The last days of March have been ones of black anniversaries for shipping: On 24 March, the industry commemorated the Exxon Valdez incident. On 31st March, shipping mourns a relatively recent tragedy: The loss of the South Korean VLOC ‘Stellar Daisy’ in 2017, which took almost entire crew at the bottom of the South Atlantic.
A bulk carrier was anchored prior delivery to a shipowner. Before delivery, the shipowner requested bunker supply to the ship, so a bunker barge got alongside on port side of vessel and started bunker supply at late afternoon hours.
A General cargo ship “M” was involved in cargo operations in an Indonesian port. Charterers had arranged the vessel to receive bunkers by a local bunker barge. The barge moored alongside of the vessel for supplying the agreed amount of 155M/T of fuel oil (180cst) into No.1 & 2 F.O. tanks respectively.
February 27th marks 15 years after the bombing of the ‘SuperFerry 14’, the deadliest terrorist attack in Philippines, which killed a total of 116 people. The blast occurred on 27 February 2004 in Manila Bay, claiming the title of the world’s deadliest terrorist attack at sea until today.
December 12th marks 19 years since one of the most notorious marine oil spills ever reported in European waters. On 12 December 1999, the Erika, a 25 year-old single-hull oil tanker, broke in two off France, polluting almost 400 km of French coastline and causing unprecedented damage to marine environment, claiming the title of one of the most major environmental disasters of recent years.
The fundamental principal in Bridge Resource Management (BRM) is that vessel navigation and operation is not one-man show. BRM makes use of all available resources onboard (equipment, information, human resource) to ensure the safe completion of vessel’s voyage. Likewise in all operating systems, the navigation and handling of vessel should be protected by a single point of failure.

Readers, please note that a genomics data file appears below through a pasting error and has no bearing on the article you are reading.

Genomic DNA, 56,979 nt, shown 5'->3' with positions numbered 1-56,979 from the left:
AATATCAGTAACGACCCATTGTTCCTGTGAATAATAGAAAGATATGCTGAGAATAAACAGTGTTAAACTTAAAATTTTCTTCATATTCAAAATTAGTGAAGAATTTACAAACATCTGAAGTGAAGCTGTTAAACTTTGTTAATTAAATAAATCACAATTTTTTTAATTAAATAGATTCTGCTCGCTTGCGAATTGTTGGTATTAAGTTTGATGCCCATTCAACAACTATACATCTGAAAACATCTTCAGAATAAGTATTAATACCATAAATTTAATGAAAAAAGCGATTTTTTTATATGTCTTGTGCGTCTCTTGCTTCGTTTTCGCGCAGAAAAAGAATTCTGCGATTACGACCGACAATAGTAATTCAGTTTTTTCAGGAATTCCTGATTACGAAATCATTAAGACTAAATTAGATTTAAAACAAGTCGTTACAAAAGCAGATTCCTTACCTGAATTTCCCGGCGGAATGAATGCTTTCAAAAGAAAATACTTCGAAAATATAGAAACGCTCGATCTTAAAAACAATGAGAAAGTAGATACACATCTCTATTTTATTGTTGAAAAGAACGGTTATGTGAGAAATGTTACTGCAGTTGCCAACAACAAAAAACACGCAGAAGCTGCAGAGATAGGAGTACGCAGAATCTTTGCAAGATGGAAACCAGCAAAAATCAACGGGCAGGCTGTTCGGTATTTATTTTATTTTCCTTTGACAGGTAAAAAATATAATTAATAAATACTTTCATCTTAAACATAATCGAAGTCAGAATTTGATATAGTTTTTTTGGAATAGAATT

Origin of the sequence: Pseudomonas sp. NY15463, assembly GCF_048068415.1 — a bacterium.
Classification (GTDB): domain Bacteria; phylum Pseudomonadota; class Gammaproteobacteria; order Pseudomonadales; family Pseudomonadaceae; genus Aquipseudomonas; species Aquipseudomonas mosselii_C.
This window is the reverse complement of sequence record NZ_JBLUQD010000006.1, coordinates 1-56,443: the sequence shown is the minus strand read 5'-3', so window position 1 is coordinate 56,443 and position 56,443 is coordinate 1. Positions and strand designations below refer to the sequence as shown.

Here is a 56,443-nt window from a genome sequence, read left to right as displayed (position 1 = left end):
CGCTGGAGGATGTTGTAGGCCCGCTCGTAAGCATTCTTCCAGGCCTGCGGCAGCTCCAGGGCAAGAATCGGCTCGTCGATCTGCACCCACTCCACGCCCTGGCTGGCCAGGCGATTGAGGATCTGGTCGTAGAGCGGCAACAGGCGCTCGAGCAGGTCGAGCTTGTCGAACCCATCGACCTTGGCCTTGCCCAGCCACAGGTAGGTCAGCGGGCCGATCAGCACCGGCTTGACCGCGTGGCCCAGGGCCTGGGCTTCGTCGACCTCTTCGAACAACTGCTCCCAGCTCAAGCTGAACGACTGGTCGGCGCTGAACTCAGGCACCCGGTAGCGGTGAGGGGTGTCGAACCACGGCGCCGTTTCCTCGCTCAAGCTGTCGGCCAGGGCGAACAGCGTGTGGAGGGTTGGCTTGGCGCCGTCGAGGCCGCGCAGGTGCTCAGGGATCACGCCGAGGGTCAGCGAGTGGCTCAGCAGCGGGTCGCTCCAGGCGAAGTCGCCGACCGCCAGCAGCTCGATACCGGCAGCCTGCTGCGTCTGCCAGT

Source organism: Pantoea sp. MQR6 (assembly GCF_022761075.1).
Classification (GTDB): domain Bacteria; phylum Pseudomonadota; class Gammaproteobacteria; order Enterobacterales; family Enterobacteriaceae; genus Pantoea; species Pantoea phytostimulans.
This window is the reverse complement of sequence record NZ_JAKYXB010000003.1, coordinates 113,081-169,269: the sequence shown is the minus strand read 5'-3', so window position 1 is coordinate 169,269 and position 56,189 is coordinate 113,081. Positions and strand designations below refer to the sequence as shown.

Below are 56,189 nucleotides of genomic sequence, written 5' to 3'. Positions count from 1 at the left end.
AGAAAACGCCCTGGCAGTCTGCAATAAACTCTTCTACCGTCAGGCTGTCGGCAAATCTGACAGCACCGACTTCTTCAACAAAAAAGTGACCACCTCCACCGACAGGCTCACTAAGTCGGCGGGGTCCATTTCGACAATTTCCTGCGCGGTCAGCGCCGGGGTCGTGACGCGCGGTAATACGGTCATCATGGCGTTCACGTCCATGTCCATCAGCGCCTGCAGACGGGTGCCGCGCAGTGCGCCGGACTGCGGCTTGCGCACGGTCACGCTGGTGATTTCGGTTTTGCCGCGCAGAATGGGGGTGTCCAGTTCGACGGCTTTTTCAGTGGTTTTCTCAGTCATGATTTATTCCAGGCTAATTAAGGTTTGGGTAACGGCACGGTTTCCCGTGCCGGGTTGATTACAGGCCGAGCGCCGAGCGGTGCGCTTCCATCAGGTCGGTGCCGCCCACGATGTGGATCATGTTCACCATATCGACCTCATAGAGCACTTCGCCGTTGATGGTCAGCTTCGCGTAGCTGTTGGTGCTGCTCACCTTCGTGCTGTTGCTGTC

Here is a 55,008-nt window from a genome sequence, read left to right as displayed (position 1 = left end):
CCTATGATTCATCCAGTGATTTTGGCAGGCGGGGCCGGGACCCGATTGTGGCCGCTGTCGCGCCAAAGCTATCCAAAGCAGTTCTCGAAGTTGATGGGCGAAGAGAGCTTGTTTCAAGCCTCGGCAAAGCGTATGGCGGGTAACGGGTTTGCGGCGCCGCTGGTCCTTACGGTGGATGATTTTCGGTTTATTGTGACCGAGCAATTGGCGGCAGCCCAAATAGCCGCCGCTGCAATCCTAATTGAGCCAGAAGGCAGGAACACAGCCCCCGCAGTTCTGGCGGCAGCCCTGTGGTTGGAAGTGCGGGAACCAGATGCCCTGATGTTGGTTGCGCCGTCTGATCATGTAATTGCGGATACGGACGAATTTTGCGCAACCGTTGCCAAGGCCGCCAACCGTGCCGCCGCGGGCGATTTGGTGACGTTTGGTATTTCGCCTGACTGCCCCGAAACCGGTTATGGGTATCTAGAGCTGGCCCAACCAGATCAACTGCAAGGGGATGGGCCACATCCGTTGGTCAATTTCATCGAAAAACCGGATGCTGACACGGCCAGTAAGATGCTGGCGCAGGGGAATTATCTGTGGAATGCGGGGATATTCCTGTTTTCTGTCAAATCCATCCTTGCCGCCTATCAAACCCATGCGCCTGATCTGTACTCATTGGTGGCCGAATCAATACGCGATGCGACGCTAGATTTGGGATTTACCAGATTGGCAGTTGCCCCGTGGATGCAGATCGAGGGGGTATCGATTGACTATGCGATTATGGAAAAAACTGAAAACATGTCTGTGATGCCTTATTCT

Reviewing the guidance, there are two issues that may require more clarification for the operators: The first issue refers to the maximum breaking load that a line should have in order to be purchased. The second issue refers to the retirement of a line (or supportive equipment as tails)
The 13rd of November marks 16 years after the Greek-owned and Bahamas-operated tanker ‘Prestige’ encountered heavy weather during a routine voyage and eventually sank off the coast of Spain, causing the worst environmental disaster in the country and one of the greatest oil spills in Europe.
This October marked the 7th anniversary from New Zealand’s worst marine environmental disaster: The grounding of the Liberian-flagged container ship ‘Rena’ on the Astrolabe Reef resulted in a 200 tonnes HFO discharge into the water, while it is acclaimed as the second most expensive salvage operation in maritime history.
On this day 20 years ago, on July 23 1998, a destructive fire took place on board the car carrier “Eurasian Dream”. The fire spread quickly, and despite the efforts from the crewmembers and fire-fighters, the vessel and a large amount of its cargo became a total loss.
AMSA fines company for unlawfully operating domestic commercial vessel07/08/2020
US cruise operators voluntarily suspend voyages until at least October 3107/08/2020
Pilot loses life after falling from pilot ladder07/08/2020
Philippines launch new procedures on crew changes, repatriation07/08/2020
- Maritime Health
Update: Live map depicts spread of coronavirus07/08/2020
Beirut port closed06/08/2020
Container casualty causes in the spotlight06/08/2020
Australia risks clogged ports with over-contract seafarers stopping two ships06/08/2020
Benin to allow foreign Armed Security Teams on board ships06/08/2020
Maritime Autonomous Surface Ships initiative launched06/08/2020